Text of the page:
Iron Maiden, Liverpool Echo Arena, 20th May 2017


There’s little to say that hasn’t already been said about Iron Maiden- beloved, iconic, untouchable- they are an export of which Britain can be extremely proud. And we don’t have an awful lot else to be proud of just at the moment.

Iron Maiden are on their first UK tour in six years, although it doesn’t really feel like they have been away, and indeed I last saw them perform less than a year ago at Download 2016. But travelling to see them in my home city of Liverpool felt like a pilgrimage, a necessity; I simply had to be there. Anyone who has seen the movie Flight 666 will know there’s a church in Brazil where Iron Maiden is preached as a religion; and there is definitely a quasi-religious feel about an Iron Maiden gig. Walking through Liverpool yesterday and seeing Eddie t-shirts everywhere, fellow Maiden fans of all generations heading towards a common purpose, was incredibly exciting. Liverpool is a party city, of passionate people, and at 4pm on a Saturday afternoon every pub, bar and restaurant was full, metalheads mingling with hen parties and football fans.

Attending with my brother was special for several reasons. The last time we went to a gig together was to see Korn in 1995, so this was a family metal reunion after 22 years. And Iron Maiden was where our shared love of metal began; begging our Dad to buy us Maiden t-shirts aged 8 and 9; saving up our pocket money to go halves on a cassette of Powerslave; arguing over our favourite track. My brother is a mild-mannered nuclear physicist, but he also used to be in a band and is a walking encyclopedia of metal. We spent a mini Maiden pub crawl (The Swan, The Pumphouse, The Baltic) discussing the finer points of grindcore versus hardcore, then headed towards the Echo Arena.

Iron Maiden delivered exactly what they always promise- pyrotechnics, giant inflatable and robotic Eddies, showmanship, musicianship, and joyfulness. The energy of these guys, after almost forty years on the road, is unbelievable, and they appear to love it as much as ever. In a set of almost two hours, there were lots of songs from the new album The Book of Souls, keeping the Irons new and relevant, but plenty of old favourites too- Children of the Damned, The Trooper, Fear of the Dark, Powerslave and more.  Bruce Dickinson, who inexplicably wears his favourite black hooded jumper despite the heat and his exertions, was charismatic and brilliant as always. He is one of those people who is so metal he is ‘beyond metal’. I was standing right in front of Janick Gers who was in his own delightful world of guitar tricks. Steve Harris ensured that every member of the crowd was singing. I was agonisingly close to catching one of Nicko McBrain’s drumsticks when he hurled them into the crowd. British audiences are not as effusive as some of Iron Maiden’s foreign crowds, but I hope the band could feel the love out there.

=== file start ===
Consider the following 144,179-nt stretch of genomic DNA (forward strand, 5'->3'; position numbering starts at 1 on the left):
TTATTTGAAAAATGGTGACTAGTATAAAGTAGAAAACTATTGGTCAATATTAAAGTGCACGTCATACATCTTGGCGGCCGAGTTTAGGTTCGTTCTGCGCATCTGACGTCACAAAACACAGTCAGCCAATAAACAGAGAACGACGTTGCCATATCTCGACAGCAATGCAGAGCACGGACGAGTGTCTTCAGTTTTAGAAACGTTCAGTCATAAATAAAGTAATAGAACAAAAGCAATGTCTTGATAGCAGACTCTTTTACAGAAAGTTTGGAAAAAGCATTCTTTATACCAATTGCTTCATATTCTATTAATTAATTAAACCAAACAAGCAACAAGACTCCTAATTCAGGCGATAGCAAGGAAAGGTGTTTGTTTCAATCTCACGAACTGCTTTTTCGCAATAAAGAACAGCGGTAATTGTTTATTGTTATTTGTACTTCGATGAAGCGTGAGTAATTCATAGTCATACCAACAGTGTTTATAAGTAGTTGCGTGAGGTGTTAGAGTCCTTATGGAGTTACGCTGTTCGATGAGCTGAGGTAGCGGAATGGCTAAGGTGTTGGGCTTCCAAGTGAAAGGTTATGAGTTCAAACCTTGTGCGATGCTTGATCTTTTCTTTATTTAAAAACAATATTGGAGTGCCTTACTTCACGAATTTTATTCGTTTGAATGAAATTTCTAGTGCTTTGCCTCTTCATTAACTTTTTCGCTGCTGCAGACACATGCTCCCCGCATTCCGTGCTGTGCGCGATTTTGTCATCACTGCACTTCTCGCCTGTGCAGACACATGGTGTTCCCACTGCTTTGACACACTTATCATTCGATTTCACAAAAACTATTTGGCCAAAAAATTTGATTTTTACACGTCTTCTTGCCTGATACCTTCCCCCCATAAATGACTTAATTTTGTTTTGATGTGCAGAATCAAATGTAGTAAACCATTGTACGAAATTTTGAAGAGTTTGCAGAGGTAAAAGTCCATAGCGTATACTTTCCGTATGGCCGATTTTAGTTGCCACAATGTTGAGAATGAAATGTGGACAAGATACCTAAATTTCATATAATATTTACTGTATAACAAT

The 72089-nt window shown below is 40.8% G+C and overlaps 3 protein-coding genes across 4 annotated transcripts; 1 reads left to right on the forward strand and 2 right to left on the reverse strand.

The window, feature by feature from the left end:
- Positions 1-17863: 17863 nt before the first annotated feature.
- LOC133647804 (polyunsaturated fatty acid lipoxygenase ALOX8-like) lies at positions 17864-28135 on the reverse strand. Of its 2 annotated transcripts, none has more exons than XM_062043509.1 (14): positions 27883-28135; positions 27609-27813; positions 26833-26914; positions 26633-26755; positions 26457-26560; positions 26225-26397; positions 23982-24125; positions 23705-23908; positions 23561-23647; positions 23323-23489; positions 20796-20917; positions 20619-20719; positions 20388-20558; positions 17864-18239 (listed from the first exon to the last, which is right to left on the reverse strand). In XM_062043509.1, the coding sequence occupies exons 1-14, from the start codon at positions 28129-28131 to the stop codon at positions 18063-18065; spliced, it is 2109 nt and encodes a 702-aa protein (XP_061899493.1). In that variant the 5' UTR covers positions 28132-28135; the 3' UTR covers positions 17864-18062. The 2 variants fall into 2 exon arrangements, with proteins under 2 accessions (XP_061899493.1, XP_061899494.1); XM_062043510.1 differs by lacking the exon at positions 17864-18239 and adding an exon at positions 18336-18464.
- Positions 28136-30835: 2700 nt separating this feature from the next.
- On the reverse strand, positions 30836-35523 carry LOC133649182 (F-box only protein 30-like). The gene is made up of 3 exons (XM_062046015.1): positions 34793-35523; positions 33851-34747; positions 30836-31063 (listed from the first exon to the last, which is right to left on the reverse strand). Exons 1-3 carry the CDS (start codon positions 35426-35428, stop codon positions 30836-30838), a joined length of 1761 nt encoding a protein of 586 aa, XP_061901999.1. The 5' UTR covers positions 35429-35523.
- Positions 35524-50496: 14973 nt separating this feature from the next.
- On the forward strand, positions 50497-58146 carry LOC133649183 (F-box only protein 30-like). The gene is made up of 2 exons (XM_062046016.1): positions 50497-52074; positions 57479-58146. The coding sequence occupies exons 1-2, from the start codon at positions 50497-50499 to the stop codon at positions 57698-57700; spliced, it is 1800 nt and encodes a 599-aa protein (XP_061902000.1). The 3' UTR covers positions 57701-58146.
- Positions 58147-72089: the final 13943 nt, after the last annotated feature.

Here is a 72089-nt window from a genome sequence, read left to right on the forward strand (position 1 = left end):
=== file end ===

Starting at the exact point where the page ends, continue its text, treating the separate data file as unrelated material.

Today feels like Boxing Day, or the day after your birthday; a bit deflated that it’s over, but still riding high. Only a small percentage of the population like metal music, and even fewer people could name more than a handful of Iron Maiden songs, but that hasn’t stopped this band from becoming a global phenomenon. Everywhere you go in the world you see an Iron Maiden t-shirt. Their influence, both musically and culturally, is hard to overstate. They are the epitome of hard work, positivity and togetherness, and I am proud to be a member of the global Iron Maiden family.


Metal Mama Guitar School: 10 Steps To Becoming The Guitarist You Deserve To Be

As a child you dreamed of being an axe god. In front of the bedroom mirror you were Slash, you were James Hetfield, you were Kirk Hammett- only much better than them. But you waited and waited; you listened to your parents and learned classical piano instead; you got a sensible job, married and had children; and now you’re nearly 40 and still not a famous guitarist.

Well I’m here to tell you that it’s Not Too Late. As long as you’re prepared to spend lots of money and live in a fantasy world, you can still be a guitar god with surprisingly little effort.

I have dabbled in guitar pedagogy in the past; my ‘Ten Very Easy Metal Riffs’ (see link) is a classic of the genre. But that was before I became the virtuoso I am today. For example, I now own three guitars, one of which has SEVEN STRINGS and is, to quote my sons, ‘epic’. I haven’t actually played it yet, but simply owning it is proof of my abilities. Furthermore, I can now play Master of Puppets at about 70% of full speed. I have also become a recording artist; my guitar teacher and I are currently recording my one-woman goregrind album, entitled Episiotomy. I’ve composed two tracks so far, one of which has an ACTUAL GUITAR SOLO in it.

So it’s time to impart some of my wisdom. Here are a few excerpts from my forthcoming instructional book; I hope they help you to attain the same shredding skills that I have acquired. Forget that whole 10,000 hours theory- just follow these simple rules.

  1. If you make this facial expression while playing, you automatically sound better: